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Parent Tip: Understanding Your Role in the Athlete Triad

Posted on 3/7/2017

An athlete’s support system can be seen as a triangle of contributors - parents, athlete, and coaches,  each equally contributing to the athlete’s physical and psychological health and wellness.   Nurturing the relationships and responsibilities of each member of this triad takes a lot of finesse and strong communication.

There are many components to a successful Athlete Triad.  Each coach has a unique mixture of coaching philosophy, goals and expectations, just as each athlete has his/her own personality, work ethic and list of goals.  These are components of the athlete triad that are amply shared and communicated during the hours and hours a coach and athlete spend in the gym together.

What is the role of the parent in the Athlete Triad?

Last weekend, I intently listened to a panel of Olympians who were asked to speak on the topic of their parents, and the ways their parents contributed to their success.  Each of them had a slightly different message, some describing having the freedom to pursue their dreams freely, and others being held strictly accountable for their choices in their athletics and their life.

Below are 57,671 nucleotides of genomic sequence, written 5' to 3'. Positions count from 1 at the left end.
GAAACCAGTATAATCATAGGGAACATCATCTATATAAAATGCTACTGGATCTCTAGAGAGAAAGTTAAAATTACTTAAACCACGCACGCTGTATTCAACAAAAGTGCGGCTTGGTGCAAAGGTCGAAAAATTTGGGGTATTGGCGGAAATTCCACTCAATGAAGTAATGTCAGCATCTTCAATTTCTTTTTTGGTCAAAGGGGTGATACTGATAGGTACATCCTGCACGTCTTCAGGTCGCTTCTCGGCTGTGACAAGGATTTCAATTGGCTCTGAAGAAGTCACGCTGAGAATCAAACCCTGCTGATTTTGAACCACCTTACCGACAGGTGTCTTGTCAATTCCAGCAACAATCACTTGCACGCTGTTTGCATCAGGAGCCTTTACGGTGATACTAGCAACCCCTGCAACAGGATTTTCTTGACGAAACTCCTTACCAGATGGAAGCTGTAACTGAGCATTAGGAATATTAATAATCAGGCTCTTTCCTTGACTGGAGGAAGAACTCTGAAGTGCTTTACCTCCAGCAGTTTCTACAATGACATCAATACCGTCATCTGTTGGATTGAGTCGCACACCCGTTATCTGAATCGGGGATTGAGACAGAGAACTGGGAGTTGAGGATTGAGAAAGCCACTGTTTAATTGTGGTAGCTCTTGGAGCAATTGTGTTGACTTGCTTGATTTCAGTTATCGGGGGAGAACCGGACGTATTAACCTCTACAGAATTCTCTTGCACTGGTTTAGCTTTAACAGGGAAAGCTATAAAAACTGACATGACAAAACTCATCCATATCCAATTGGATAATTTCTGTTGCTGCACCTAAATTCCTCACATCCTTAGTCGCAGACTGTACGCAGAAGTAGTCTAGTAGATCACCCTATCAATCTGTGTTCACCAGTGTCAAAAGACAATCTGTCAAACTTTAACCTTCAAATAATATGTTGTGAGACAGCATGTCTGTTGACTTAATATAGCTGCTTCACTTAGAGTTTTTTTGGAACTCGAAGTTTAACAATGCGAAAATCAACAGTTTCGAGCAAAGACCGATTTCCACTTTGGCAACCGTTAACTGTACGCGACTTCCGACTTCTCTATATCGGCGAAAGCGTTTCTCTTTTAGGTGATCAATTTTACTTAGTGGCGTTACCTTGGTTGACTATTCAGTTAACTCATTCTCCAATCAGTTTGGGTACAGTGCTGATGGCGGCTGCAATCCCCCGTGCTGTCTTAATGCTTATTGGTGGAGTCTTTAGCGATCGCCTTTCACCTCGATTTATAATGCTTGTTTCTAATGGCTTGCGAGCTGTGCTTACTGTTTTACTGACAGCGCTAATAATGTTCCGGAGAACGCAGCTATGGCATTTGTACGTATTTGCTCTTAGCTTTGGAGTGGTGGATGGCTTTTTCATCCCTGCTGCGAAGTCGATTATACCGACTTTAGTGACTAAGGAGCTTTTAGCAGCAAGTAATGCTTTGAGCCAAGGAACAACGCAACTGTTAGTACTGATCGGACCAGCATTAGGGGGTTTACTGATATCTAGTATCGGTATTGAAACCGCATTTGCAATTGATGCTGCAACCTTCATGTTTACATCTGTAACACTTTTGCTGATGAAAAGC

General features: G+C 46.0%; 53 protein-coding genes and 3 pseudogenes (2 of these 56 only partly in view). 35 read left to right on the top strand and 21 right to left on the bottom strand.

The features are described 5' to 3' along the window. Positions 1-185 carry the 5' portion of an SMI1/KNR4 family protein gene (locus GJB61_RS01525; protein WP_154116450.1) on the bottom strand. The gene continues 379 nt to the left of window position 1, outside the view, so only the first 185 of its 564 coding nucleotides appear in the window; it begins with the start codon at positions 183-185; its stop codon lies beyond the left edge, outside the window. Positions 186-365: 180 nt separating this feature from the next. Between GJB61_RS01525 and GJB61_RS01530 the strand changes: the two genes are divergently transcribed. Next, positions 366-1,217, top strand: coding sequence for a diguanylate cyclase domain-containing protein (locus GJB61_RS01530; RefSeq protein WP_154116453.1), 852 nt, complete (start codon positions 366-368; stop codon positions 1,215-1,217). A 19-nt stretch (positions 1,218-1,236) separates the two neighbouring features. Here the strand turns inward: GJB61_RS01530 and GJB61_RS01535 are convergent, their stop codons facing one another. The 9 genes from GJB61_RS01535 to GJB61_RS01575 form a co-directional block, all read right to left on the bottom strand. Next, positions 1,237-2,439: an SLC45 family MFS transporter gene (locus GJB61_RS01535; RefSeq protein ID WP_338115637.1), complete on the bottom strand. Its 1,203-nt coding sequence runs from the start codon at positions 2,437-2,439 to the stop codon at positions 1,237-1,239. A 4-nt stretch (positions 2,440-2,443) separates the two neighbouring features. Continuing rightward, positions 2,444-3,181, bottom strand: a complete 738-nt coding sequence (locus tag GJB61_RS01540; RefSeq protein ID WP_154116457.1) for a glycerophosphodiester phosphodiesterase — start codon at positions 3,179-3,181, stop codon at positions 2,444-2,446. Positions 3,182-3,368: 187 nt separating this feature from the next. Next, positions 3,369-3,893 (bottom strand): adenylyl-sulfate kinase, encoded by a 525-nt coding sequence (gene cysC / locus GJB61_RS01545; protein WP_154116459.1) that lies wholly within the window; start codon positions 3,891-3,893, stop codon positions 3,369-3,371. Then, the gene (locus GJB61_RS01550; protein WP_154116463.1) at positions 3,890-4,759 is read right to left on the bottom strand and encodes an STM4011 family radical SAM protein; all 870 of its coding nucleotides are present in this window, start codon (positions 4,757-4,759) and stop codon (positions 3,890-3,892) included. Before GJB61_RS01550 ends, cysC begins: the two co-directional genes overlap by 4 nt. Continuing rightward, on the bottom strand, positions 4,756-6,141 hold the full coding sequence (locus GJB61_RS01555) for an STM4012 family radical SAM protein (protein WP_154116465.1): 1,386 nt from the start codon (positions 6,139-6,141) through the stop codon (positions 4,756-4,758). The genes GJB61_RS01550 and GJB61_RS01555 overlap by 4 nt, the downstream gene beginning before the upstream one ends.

Parents of competitive athletes are challenged to find the most effective ways to support the individual needs of their own athlete.  It is heartbreaking to watch your child struggle with progress, hit a mental block or make poor choices regarding nutrition or sleep.  Often, parents are left in the dark as to how to be most helpful.  

A positive coach/parent relationship is critical for the healthy athlete.  Many coaches will communicate with parents regularly, which helps to educate the parent and quell the frustration parents often feel from being out of the loop.  

I found a great list highlighting the parent role and responsibility in the Athlete Triad in the September issue of the Women’s Sports Foundation (link below), and as I read through this list, I found myself both patting myself on the back and also, highlighting a few areas I need to reflect and improve on.  Hopefully, you’ll find some comfort in realizing that you too are doing a great job parenting and supporting your young athlete!   

Women’s Sports Foundation, September 2016